Multisystem resilience for children and youth in disaster: reflections in the context of COVID-19

AUTHOR(S)
Ann S. Masten; Frosso Motti-Stefanid

Published: June 2020   Journal: Adversity and Resilience Science
In the context of rising disasters worldwide and the challenges of the COVID-19 pandemic, this commentary considers the implications of findings in resilience science on children and youth for disaster preparation and response. The multisystem challenges posed by disasters are illustrated by the COVID-19 pandemic. The significance of disasters in the history of resilience science and the emergence of a unifying systems definition of resilience are discussed. Principles of a multisystem perspective on resilience and major findings on what matters for young people in disasters are delineated with reference to the pandemic.
The intensive use of the internet by children and adolescents in the context of COVID-19 and the risks for self-inflicted violence

AUTHOR(S)
Suely Ferreira Deslandes; Tiago Coutinho

Published: June 2020   Journal: Ciência & Saúde Coletiva
This essay aimed to discuss the implications of social isolation due to the COVID-19 pandemic for the intensive use of the internet among children and adolescents and its possible consequences for the practice of self-inflicted violence. It briefly discussed the anxiogenic potential and the reproduction of a “global fear” that are consolidated with the massive and unmediated exposure of the content consumed, which can increase the vulnerabilities to stress and suicidal ideas. The debate has been centered on “recreational” practices, called “challenges” with self-harm power, carried out by teenagers on the YouTube website. This practice has been shown to increase with the social isolation measures. Our reflection on these risks builds on the theoretical perspective of digital sociability, and its implications for the internet-mediated interactions of adolescents.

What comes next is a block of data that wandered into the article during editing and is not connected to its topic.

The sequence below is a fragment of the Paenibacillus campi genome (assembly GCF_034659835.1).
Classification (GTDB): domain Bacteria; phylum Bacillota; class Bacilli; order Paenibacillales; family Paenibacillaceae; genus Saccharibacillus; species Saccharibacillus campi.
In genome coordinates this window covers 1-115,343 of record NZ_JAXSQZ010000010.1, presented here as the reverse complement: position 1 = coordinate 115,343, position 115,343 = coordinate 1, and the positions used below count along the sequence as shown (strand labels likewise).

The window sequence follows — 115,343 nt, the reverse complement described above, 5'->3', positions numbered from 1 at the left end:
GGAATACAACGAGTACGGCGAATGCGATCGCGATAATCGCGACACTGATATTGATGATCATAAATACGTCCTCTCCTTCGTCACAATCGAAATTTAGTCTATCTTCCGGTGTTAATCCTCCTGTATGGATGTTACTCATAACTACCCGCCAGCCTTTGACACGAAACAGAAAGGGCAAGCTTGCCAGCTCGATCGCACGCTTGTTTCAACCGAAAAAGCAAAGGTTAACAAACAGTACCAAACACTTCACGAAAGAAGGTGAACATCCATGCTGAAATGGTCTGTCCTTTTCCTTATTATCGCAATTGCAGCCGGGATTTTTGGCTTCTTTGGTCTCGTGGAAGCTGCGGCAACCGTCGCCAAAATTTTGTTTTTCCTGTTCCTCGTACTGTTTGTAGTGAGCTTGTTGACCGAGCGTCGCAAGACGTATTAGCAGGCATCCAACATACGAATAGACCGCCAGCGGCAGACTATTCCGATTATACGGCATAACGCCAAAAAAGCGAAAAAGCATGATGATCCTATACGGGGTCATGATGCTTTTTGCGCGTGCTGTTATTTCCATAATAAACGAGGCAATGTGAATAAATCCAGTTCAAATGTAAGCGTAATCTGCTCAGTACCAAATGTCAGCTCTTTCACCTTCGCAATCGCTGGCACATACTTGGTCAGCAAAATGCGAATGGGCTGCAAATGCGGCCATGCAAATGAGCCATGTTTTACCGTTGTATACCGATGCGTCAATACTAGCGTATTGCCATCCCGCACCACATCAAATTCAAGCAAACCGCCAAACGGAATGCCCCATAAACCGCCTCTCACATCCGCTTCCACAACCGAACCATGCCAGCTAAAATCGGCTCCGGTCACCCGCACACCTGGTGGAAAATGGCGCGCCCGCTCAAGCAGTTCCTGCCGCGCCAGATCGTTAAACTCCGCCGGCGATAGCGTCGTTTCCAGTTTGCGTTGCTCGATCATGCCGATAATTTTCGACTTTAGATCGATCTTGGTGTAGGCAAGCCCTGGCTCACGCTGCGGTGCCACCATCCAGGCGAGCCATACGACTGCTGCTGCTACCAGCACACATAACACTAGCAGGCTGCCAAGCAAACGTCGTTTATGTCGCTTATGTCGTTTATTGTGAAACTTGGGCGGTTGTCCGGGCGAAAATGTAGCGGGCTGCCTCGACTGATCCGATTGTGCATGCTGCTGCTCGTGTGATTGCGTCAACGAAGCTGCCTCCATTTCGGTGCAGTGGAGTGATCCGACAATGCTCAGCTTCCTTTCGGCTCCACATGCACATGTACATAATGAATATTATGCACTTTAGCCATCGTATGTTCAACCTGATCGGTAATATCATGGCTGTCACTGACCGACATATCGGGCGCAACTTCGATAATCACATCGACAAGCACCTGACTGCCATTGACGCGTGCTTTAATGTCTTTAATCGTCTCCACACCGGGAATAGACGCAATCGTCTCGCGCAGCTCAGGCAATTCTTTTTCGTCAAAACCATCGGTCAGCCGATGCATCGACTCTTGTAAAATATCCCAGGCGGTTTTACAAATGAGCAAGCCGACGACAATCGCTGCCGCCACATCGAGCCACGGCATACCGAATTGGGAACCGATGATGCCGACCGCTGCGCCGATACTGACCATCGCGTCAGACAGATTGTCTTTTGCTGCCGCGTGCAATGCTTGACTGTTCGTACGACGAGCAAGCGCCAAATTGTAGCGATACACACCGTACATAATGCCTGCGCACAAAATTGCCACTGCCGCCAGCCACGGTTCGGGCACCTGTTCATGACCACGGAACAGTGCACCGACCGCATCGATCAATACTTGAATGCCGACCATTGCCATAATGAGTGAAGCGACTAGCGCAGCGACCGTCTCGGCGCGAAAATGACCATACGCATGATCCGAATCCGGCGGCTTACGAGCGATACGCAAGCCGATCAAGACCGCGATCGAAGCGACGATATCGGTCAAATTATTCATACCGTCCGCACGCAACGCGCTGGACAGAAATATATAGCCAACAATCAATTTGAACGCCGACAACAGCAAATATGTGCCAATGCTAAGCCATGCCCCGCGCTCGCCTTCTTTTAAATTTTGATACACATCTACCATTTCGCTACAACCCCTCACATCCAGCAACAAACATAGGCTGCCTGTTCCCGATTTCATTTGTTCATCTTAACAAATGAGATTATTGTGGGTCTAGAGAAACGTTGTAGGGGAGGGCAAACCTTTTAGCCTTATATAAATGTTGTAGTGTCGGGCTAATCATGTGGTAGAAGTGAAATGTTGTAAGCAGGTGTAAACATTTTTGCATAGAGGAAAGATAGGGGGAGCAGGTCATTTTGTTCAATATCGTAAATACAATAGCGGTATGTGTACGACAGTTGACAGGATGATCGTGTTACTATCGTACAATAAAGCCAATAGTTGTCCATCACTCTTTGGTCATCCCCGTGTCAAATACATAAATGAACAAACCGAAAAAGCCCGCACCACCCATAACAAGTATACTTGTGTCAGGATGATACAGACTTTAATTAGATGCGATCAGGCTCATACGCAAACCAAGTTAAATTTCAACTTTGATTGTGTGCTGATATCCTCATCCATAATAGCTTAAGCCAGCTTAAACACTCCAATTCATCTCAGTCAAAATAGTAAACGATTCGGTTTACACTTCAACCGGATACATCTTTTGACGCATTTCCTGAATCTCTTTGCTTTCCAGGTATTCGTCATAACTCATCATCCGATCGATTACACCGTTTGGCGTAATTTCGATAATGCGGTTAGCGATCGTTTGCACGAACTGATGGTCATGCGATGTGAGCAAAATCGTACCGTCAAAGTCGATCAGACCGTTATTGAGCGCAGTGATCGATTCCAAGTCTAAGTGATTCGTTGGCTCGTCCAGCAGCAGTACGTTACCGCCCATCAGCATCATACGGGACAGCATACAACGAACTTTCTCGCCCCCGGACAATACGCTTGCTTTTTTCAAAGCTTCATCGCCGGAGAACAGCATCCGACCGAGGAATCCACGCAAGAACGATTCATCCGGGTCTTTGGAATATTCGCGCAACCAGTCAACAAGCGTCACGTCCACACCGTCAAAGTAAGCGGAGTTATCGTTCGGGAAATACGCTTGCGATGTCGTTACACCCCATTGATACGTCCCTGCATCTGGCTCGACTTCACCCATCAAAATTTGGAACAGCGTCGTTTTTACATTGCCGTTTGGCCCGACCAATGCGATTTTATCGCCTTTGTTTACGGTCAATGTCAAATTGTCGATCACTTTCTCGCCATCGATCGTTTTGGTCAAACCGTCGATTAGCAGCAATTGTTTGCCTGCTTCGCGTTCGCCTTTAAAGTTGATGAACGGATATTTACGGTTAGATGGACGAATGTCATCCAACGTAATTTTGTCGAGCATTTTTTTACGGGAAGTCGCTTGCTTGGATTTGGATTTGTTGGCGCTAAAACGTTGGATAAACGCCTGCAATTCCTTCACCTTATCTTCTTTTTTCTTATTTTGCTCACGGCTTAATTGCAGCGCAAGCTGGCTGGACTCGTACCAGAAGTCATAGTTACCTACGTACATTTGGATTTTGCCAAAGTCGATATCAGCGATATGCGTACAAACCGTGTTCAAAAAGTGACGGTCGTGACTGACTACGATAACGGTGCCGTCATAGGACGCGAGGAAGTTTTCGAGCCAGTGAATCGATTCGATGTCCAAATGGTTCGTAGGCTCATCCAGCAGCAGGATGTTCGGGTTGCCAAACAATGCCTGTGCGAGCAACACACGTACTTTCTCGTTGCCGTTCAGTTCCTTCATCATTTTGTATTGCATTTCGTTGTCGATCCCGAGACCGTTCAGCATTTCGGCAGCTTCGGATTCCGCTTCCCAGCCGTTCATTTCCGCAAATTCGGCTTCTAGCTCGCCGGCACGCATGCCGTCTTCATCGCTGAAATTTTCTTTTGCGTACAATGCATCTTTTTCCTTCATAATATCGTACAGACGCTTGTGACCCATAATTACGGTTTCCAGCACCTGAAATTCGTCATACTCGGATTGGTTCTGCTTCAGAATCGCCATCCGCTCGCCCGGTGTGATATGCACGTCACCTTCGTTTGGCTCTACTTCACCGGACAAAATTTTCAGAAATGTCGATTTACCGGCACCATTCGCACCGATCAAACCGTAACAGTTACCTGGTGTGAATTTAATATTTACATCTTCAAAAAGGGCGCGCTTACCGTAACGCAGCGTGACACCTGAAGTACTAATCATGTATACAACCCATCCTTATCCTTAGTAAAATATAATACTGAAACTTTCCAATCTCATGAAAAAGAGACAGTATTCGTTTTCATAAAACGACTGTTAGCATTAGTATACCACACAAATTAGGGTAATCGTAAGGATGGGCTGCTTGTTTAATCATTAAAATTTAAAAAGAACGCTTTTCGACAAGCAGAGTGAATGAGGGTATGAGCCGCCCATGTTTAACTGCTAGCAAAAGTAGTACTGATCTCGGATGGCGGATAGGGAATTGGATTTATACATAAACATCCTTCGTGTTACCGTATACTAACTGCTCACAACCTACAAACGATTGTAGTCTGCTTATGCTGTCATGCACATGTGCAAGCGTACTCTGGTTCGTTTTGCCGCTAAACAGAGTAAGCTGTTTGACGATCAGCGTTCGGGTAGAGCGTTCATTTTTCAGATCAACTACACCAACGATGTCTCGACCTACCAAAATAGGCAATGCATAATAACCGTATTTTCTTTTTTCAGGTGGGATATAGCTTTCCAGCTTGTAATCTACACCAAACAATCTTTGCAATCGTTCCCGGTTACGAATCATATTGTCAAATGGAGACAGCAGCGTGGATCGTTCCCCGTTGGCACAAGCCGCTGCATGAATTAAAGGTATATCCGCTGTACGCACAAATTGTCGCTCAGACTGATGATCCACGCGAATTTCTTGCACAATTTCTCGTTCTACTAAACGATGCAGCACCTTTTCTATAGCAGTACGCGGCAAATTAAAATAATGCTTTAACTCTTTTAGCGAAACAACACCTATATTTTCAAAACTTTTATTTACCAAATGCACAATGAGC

Parental burnout and child maltreatment during the COVID-19 pandemic

AUTHOR(S)
Annette K. Griffith

Published: June 2020   Journal: Journal of Family Violence
The novel coronavirus (COVID-19) has spread across the United States, resulting in significant changes in almost all aspects daily life. These changes place parents at increased risk for parental burnout. Parental burnout is a chronic condition resulting from high levels of parenting-related stress due to a mismatch between the demands of parenting and the resources available for parents to meet those demands. Research on parental burnout has suggested that parents who experience burnout are more likely to engage in child abuse and neglect, placing children at risk for detrimental short- and long-term outcomes. The purpose of this paper is to review the concept of parental burnout, discuss parental burnout in the context of the current COVID-19 pandemic, and focus specifically on the effects of child maltreatment. Implications for practitioners will be discussed.